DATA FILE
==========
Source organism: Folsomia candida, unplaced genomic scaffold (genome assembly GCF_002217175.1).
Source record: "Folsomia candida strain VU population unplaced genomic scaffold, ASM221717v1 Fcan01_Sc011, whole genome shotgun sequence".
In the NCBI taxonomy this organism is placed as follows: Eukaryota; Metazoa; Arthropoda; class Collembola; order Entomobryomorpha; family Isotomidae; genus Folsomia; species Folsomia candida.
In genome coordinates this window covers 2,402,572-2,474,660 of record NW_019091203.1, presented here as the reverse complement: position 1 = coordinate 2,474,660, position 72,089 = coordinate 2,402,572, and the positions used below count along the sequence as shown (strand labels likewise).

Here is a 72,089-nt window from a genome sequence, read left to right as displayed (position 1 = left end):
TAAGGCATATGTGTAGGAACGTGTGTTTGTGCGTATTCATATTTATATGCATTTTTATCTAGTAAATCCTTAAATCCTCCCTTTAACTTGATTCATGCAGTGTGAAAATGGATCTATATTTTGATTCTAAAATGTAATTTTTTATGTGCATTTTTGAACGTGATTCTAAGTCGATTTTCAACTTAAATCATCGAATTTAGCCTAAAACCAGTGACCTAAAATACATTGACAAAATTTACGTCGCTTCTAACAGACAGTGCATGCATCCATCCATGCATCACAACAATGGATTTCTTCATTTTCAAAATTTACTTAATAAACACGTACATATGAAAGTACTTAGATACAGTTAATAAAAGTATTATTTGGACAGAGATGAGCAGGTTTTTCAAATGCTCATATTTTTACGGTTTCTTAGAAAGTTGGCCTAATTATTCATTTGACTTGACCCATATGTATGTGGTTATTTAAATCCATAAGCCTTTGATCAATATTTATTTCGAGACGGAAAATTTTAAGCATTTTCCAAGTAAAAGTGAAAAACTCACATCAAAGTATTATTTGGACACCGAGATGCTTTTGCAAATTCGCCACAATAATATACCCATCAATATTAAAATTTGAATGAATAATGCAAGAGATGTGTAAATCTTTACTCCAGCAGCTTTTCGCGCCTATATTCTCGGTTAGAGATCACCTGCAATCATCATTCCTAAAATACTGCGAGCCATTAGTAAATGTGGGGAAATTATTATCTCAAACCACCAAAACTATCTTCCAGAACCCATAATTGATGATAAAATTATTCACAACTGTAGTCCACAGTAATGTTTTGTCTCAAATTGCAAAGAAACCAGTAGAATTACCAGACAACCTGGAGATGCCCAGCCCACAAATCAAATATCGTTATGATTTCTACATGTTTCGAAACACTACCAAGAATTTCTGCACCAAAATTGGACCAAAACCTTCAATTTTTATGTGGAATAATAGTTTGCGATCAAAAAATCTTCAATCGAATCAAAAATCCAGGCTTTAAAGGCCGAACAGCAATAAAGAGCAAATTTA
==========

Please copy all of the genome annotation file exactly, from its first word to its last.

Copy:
Source organism: Folsomia candida, unplaced genomic scaffold (genome assembly GCF_002217175.1).
Source record: "Folsomia candida strain VU population unplaced genomic scaffold, ASM221717v1 Fcan01_Sc011, whole genome shotgun sequence".
In the NCBI taxonomy this organism is placed as follows: Eukaryota; Metazoa; Arthropoda; class Collembola; order Entomobryomorpha; family Isotomidae; genus Folsomia; species Folsomia candida.
In genome coordinates this window covers 2,402,572-2,474,660 of record NW_019091203.1, presented here as the reverse complement: position 1 = coordinate 2,474,660, position 72,089 = coordinate 2,402,572, and the positions used below count along the sequence as shown (strand labels likewise).

Here is a 72,089-nt window from a genome sequence, read left to right as displayed (position 1 = left end):
TAAGGCATATGTGTAGGAACGTGTGTTTGTGCGTATTCATATTTATATGCATTTTTATCTAGTAAATCCTTAAATCCTCCCTTTAACTTGATTCATGCAGTGTGAAAATGGATCTATATTTTGATTCTAAAATGTAATTTTTTATGTGCATTTTTGAACGTGATTCTAAGTCGATTTTCAACTTAAATCATCGAATTTAGCCTAAAACCAGTGACCTAAAATACATTGACAAAATTTACGTCGCTTCTAACAGACAGTGCATGCATCCATCCATGCATCACAACAATGGATTTCTTCATTTTCAAAATTTACTTAATAAACACGTACATATGAAAGTACTTAGATACAGTTAATAAAAGTATTATTTGGACAGAGATGAGCAGGTTTTTCAAATGCTCATATTTTTACGGTTTCTTAGAAAGTTGGCCTAATTATTCATTTGACTTGACCCATATGTATGTGGTTATTTAAATCCATAAGCCTTTGATCAATATTTATTTCGAGACGGAAAATTTTAAGCATTTTCCAAGTAAAAGTGAAAAACTCACATCAAAGTATTATTTGGACACCGAGATGCTTTTGCAAATTCGCCACAATAATATACCCATCAATATTAAAATTTGAATGAATAATGCAAGAGATGTGTAAATCTTTACTCCAGCAGCTTTTCGCGCCTATATTCTCGGTTAGAGATCACCTGCAATCATCATTCCTAAAATACTGCGAGCCATTAGTAAATGTGGGGAAATTATTATCTCAAACCACCAAAACTATCTTCCAGAACCCATAATTGATGATAAAATTATTCACAACTGTAGTCCACAGTAATGTTTTGTCTCAAATTGCAAAGAAACCAGTAGAATTACCAGACAACCTGGAGATGCCCAGCCCACAAATCAAATATCGTTATGATTTCTACATGTTTCGAAACACTACCAAGAATTTCTGCACCAAAATTGGACCAAAACCTTCAATTTTTATGTGGAATAATAGTTTGCGATCAAAAAATCTTCAATCGAATCAAAAATCCAGGCTTTAAAGGCCGAACAGCAATAAAGAGCAAATTTA